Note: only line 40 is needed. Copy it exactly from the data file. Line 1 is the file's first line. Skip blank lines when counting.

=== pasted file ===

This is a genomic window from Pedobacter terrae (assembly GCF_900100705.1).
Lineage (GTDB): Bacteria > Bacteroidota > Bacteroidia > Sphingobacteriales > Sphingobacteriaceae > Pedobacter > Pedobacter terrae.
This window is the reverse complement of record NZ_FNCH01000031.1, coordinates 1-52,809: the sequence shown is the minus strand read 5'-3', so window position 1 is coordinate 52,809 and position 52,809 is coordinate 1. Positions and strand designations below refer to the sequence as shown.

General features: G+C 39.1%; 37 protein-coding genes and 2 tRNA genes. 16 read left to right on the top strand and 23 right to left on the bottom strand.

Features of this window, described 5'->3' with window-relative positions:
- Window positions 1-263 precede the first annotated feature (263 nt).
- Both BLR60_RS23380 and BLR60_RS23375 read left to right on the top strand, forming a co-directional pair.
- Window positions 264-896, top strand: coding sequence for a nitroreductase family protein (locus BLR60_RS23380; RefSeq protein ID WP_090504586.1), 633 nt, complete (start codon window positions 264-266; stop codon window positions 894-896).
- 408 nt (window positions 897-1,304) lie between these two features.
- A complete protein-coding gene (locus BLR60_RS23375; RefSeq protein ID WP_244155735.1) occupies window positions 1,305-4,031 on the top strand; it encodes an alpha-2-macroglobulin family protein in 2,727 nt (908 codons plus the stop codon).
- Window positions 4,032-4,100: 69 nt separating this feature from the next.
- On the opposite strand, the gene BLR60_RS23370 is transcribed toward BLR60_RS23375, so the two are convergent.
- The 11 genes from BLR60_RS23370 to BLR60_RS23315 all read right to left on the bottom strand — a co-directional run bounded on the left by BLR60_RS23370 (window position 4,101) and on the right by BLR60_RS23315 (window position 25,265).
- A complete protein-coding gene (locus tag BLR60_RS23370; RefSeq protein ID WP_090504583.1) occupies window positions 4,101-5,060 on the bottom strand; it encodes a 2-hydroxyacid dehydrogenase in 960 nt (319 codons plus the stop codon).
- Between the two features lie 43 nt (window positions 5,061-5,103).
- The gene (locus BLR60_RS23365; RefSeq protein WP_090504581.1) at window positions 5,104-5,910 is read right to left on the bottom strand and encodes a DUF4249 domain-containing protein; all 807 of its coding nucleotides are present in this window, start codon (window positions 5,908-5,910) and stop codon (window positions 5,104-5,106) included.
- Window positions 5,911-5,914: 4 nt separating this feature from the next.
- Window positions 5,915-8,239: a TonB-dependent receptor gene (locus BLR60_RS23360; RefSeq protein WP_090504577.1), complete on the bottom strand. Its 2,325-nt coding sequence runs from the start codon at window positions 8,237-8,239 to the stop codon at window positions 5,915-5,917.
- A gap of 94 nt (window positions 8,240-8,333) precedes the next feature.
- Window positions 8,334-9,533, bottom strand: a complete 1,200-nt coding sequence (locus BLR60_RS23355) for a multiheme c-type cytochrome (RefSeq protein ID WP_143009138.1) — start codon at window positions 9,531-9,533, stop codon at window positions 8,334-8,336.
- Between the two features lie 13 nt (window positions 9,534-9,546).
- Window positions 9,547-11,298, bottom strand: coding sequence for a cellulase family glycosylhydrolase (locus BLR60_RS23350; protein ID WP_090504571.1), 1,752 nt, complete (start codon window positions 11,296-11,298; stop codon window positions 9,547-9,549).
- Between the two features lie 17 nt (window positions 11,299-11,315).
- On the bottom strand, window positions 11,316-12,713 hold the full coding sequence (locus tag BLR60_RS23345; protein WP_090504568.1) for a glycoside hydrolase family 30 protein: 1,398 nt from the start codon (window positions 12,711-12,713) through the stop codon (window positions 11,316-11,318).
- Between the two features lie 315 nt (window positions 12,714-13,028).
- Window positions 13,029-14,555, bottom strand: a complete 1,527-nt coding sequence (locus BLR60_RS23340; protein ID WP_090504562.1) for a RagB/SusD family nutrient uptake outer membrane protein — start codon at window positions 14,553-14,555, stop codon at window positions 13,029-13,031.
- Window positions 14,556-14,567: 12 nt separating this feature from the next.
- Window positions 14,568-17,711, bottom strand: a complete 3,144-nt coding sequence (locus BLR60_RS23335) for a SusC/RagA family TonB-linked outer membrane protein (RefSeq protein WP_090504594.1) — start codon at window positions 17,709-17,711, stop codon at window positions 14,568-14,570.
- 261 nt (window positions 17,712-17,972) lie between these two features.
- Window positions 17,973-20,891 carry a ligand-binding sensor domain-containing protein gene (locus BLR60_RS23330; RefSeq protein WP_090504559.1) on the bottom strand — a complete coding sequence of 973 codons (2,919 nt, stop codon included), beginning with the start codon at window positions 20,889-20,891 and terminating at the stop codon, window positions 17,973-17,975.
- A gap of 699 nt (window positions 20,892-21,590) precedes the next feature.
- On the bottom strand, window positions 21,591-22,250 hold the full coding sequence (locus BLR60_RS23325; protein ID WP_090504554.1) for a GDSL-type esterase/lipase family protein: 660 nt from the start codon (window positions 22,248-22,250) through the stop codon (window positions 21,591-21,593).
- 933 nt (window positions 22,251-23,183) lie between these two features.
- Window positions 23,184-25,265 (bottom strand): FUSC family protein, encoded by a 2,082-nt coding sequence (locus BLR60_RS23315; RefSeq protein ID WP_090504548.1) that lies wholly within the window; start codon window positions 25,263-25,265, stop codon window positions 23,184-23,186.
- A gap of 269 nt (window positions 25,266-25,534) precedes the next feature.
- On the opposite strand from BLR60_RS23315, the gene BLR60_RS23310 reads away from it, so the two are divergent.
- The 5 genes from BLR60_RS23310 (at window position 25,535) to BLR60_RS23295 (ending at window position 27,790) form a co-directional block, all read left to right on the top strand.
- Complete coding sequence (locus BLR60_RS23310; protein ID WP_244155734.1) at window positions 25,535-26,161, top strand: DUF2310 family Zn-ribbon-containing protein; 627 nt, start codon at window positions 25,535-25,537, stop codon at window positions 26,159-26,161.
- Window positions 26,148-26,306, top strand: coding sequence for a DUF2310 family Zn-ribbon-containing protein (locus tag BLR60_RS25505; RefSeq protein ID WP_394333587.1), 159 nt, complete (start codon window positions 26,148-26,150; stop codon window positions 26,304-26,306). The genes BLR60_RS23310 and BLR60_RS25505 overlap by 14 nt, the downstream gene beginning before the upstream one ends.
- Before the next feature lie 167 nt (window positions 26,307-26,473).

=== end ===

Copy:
- Before the next feature lie 167 nt (window positions 26,307-26,473).